Background: The biological process known as post-translational modification (PTM) is a condition whereby proteomes are modified that affects normal cell biology, and hence the pathogenesis. A number of PTMs have been discovered in the recent years and lysine phosphoglycerylation is one of the fairly recent developments. Even with a large number of proteins being sequenced in the post-genomic era, the identification of phosphoglycerylation remains a big challenge due to factors such as cost, time consumption and inefficiency involved in the experimental efforts. To overcome this issue, computational techniques have emerged to accurately identify phosphoglycerylated lysine residues. However, the computational techniques proposed so far hold limitations to correctly predict this covalent modification. Results: We propose a new predictor in this paper called Bigram-PGK which uses evolutionary information of amino acids to try and predict phosphoglycerylated sites. The benchmark dataset which contains experimentally labelled sites is employed for this purpose and profile bigram occurrences is calculated from position specific scoring matrices of amino acids in the protein sequences. The statistical measures of this work, such as sensitivity, specificity, precision, accuracy, Mathews correlation coefficient and area under ROC curve have been reported to be 0.9642, 0.8973, 0.8253, 0.9193, 0.8330, 0.9306, respectively. Conclusions: The proposed predictor, based on the feature of evolutionary information and support vector machine classifier, has shown great potential to effectively predict phosphoglycerylated and non-phosphoglycerylated lysine residues when compared against the existing predictors. The data and software of this work can be acquired from https://github.com/abelavit/Bigram-PGK.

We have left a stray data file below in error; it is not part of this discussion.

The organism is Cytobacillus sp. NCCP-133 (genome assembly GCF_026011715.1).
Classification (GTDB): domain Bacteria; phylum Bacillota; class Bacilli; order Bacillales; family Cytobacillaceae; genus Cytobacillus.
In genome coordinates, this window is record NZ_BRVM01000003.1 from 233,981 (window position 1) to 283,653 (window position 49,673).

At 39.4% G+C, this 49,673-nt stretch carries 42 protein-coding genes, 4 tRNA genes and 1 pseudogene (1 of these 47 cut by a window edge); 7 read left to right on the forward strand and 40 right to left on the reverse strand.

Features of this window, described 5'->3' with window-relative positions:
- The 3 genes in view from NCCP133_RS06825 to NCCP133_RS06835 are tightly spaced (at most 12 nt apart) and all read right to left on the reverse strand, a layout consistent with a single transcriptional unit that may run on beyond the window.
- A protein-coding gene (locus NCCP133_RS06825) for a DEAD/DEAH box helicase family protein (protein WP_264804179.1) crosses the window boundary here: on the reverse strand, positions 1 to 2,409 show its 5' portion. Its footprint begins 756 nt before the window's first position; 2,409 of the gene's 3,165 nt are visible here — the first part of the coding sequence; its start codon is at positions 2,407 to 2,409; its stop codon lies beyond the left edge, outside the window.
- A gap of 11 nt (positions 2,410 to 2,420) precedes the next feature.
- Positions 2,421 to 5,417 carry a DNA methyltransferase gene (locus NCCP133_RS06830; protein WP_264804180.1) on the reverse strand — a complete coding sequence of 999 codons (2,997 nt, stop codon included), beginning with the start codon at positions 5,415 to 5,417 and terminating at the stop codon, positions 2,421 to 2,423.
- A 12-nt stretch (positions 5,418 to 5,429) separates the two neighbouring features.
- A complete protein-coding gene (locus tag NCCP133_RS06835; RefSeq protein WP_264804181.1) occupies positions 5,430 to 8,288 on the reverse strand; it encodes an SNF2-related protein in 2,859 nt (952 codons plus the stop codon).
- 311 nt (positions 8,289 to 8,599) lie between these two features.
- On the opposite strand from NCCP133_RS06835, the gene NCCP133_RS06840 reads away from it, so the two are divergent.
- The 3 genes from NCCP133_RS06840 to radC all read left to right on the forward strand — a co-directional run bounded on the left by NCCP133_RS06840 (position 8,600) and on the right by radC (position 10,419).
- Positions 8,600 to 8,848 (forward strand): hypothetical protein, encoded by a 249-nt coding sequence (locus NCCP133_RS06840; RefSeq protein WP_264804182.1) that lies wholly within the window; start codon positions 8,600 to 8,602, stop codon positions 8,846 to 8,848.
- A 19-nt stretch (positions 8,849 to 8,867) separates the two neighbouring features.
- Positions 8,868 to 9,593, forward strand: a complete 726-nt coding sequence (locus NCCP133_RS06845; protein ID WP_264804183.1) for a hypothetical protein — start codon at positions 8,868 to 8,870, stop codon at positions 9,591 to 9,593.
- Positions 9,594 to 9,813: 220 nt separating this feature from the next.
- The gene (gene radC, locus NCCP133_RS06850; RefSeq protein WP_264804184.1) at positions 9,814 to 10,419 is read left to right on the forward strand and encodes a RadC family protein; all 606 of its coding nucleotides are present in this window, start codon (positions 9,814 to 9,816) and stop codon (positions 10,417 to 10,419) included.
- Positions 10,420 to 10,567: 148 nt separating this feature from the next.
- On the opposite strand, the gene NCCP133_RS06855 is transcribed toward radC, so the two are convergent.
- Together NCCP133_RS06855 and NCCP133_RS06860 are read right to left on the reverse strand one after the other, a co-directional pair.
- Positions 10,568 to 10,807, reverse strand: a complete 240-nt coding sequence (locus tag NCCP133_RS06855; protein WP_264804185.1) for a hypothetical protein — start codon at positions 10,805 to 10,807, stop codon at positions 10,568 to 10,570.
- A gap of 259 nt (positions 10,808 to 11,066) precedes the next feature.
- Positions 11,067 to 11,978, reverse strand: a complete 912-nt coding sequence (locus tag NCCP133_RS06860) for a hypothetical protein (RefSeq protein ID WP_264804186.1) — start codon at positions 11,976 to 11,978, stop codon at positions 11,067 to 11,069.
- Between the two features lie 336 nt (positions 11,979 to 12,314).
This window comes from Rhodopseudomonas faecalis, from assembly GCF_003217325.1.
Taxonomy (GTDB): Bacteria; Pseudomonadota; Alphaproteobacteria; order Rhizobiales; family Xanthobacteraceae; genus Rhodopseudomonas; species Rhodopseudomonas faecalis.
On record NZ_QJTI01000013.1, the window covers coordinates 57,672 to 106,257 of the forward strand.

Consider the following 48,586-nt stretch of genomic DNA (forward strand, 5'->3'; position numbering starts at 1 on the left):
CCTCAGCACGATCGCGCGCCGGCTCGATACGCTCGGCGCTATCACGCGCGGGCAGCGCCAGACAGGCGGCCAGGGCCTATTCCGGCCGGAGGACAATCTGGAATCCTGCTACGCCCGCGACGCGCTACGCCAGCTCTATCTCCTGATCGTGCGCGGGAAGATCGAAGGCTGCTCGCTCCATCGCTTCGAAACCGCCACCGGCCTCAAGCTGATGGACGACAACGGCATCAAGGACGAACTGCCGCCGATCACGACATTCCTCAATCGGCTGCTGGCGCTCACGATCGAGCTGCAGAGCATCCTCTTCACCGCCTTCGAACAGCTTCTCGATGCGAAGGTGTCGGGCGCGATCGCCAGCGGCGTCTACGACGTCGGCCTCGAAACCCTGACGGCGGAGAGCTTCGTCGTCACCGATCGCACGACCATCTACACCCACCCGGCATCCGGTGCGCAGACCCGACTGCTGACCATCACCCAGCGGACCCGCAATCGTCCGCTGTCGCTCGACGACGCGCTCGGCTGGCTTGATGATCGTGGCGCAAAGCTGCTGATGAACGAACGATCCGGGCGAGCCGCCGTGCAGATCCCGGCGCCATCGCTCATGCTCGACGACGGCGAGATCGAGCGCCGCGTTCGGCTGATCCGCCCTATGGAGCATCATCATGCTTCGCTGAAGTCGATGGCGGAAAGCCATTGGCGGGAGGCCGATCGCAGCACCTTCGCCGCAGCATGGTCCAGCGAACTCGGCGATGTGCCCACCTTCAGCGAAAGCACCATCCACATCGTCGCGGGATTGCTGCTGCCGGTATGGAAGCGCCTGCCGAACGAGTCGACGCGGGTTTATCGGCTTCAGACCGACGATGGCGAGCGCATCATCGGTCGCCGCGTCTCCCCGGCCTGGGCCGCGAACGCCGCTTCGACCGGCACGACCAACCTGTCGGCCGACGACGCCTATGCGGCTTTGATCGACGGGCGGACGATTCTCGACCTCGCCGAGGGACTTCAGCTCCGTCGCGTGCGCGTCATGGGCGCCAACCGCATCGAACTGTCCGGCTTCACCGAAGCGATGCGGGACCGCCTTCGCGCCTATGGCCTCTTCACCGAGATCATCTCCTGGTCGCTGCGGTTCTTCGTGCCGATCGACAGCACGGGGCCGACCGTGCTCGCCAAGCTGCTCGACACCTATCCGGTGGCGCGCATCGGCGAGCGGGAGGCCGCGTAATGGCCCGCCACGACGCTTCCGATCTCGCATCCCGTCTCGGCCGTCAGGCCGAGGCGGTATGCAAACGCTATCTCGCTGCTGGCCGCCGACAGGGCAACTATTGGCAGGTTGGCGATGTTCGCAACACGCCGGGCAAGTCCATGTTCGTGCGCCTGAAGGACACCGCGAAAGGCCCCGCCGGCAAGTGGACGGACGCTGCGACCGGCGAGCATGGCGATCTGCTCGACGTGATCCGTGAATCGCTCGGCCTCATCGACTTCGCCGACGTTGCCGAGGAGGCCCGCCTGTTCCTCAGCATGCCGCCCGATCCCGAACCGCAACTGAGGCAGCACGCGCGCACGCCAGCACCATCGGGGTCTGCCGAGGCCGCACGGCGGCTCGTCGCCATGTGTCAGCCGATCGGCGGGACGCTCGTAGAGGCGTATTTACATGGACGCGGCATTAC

All Science Journal Classification (ASJC) codes
- Molecular Biology
- Cell Biology
- Computational technique
- Evolutionary information
- Lysine residue
- Post-translational modification